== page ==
The paleolithic diet is officially a thing, but people have been eating like cavemen for years. The Atkins diet, a popular low-carb diet that focused on consumption of proteins and fats, sparked a flurry of controversy when it swept the nation in the late 1990s. Although a high-protein diet isn’t composed exclusively of red meat (dieters are encouraged to eat chicken, fish, cheese, and vegetables, too), if you’re nixing carbs in favor of animal protein, chances are you’ll be eating a lot more steak.
There’s been some positive talk about a meaty diet: In 2002, it was found that a high-protein Atkins-style diet decreased cholesterol levels and lowered weight—one of the original intents of Atkins. A subsequent study in 2003 also found evidence that an Atkins diet increased good cholesterol levels while lowering those of bad cholesterol. In 2010, however, a study claimed that Atkins dieters experience increased “all-cause” mortality rates, despite their potentially lower cholesterol.
In 2012, a study claimed that women who ate high-protein diets, like Atkins, increased their risk of stroke and heart disease by 28 percent. The paleo diet has come under fire, too. Scientific American in 2013 explained that while many paleo dieters claim eating plenty of red meat protects them from “modern” diseases like cancer, the impracticality of eating like a caveman in modern day renders the argument null. In 2014, research suggested that high-protein diets were as harmful to health as smoking and likely to cause cancer and diabetes (in people under 65, so seniors; eat up!) It’s also been noted that although cavemen didn’t get diabetes and heart disease, they also rarely lived long enough to develop those issues.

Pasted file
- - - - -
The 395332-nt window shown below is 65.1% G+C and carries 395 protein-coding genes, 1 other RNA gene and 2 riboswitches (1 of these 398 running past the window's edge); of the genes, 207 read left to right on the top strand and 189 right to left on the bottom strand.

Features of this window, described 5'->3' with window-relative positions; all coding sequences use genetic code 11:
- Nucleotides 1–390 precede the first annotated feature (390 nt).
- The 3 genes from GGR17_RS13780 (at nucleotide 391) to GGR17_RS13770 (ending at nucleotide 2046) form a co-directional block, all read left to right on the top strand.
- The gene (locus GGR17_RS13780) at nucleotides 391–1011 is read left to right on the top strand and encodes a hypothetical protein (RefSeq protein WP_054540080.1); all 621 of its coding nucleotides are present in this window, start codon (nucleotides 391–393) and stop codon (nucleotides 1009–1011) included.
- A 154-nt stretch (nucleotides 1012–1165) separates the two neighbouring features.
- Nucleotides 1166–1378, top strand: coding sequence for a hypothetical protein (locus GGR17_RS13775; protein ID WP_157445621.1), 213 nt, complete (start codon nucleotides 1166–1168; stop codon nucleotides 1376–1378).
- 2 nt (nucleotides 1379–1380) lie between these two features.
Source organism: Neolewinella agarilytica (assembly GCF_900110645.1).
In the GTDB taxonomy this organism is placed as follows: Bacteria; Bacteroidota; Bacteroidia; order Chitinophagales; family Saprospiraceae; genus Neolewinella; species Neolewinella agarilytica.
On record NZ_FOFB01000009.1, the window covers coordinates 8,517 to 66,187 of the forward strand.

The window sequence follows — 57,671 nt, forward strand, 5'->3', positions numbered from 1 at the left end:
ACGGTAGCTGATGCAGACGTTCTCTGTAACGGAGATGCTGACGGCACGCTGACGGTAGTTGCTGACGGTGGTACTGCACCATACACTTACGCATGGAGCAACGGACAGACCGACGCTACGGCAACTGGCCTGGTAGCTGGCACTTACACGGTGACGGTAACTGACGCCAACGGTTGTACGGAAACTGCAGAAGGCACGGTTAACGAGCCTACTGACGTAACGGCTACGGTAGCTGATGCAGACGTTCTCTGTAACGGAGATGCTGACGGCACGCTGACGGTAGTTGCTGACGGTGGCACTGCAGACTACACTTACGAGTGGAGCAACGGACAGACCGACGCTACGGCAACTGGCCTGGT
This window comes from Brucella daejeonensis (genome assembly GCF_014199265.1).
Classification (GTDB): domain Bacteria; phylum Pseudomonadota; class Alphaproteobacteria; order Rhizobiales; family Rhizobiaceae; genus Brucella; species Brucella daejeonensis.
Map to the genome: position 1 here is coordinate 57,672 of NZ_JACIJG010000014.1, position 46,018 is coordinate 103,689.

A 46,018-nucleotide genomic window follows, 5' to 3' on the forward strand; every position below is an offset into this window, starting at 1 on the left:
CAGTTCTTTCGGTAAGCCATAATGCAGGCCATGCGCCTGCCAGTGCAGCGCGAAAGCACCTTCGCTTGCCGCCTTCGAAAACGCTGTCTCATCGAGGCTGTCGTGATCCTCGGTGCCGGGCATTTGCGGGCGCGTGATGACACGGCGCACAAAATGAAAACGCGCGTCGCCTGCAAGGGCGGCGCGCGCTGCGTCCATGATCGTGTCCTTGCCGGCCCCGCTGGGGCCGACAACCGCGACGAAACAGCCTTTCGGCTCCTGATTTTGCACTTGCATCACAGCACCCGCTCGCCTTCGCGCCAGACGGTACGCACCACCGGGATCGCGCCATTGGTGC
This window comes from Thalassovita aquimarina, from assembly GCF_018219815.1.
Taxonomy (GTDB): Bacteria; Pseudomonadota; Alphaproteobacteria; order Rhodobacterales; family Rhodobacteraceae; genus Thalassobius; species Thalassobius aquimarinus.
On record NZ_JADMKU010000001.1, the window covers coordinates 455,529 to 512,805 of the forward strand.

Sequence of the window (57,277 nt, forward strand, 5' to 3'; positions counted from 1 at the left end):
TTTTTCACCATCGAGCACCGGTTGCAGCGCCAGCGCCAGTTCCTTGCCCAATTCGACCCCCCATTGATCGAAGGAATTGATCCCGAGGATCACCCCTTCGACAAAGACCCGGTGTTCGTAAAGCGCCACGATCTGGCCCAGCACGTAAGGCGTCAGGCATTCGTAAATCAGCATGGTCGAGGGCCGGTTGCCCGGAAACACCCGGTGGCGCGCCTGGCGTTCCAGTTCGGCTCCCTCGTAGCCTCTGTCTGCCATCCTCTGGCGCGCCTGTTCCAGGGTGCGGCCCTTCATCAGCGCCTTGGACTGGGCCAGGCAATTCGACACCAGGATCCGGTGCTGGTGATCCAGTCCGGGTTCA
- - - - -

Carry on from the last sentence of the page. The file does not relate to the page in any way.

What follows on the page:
Was This Always Such a Big Deal?
We’ve been debating the health benefits and consequences of red meat for years in the public sphere, although the focus on specific ramifications, like cancer and high cholesterol, are a more recent topic of intrigue: In the early 1900s, much of the chatter around red meat revolved around a general state of wellbeing. In 1892, for example, the New York Times reported that an ideal summertime diet for a man of “ordinary size, doing ordinary physical or mental work,” included (among other things) 4 ounces of steak for breakfast, 2–3 ounces of beef, mutton, or lamb for lunch, and 3–4 ounces of “any red meat.”
On a speedier news day in 1904, readers were encouraged to eat less beef, mutton, and pork—and although that was because meat processors and packers were striking, the editorial did argue that “Everybody knows that the average American harms himself by including an oversupply of red meat in his daily ration.” Also making the case for moderation in all things meat, a report about a steel worker who had fallen ill in 1925 outlines the man’s recovery plan for a clean bill of health: In addition to limiting his wife’s pie and ice cream, getting plenty of sleep, and following “the Golden Rule,” he was advised to eat red meat just once a week. After three weeks of this diet, he declared himself to be “as hale and hearty as any other eighty-year-old man anywhere.” Surely, we all aspire to his example.
So Should I Eat This Steak or Not?
All this drama is a headache—it’s enough to have us reaching for a bottle of red wine (though that’s another story). With two clear camps pitted against each other, we’re finding ourselves situated, well, somewhere in the middle. While we’re not going to give up our burgers, steaks, meatballs, and chops, there’s also something to be said for a little moderation. After all, with so much good-for-you and delicious food to be cooked and eaten, we’re not about to give up anything completely. Life’s just too—well—short.